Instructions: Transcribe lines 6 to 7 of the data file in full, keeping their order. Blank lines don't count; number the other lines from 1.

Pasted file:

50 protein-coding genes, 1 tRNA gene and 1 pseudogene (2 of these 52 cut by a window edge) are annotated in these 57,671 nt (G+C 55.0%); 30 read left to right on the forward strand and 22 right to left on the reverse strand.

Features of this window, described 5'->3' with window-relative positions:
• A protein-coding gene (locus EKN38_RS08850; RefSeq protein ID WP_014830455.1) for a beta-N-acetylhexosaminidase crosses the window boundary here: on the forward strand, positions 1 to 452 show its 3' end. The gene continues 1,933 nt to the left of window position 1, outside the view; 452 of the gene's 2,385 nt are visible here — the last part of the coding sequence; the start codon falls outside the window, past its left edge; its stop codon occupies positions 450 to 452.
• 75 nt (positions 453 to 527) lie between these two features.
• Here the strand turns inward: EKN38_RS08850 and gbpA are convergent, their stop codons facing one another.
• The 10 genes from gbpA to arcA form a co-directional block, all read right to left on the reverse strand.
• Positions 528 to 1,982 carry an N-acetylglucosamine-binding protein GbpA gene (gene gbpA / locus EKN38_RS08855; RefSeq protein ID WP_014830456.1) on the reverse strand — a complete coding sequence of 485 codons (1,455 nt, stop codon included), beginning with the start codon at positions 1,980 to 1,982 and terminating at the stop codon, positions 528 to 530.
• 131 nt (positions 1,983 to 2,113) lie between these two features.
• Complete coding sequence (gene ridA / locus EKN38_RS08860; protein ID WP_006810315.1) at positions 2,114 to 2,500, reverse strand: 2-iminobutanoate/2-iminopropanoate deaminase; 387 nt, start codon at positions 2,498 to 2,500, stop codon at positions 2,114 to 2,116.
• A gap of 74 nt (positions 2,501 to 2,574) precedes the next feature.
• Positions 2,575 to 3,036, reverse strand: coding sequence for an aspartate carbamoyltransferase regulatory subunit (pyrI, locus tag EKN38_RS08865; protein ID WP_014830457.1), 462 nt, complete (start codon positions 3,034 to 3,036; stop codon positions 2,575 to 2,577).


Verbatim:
• The 10 genes from gbpA to arcA form a co-directional block, all read right to left on the reverse strand.
• Positions 528 to 1,982 carry an N-acetylglucosamine-binding protein GbpA gene (gene gbpA / locus EKN38_RS08855; RefSeq protein ID WP_014830456.1) on the reverse strand — a complete coding sequence of 485 codons (1,455 nt, stop codon included), beginning with the start codon at positions 1,980 to 1,982 and terminating at the stop codon, positions 528 to 530.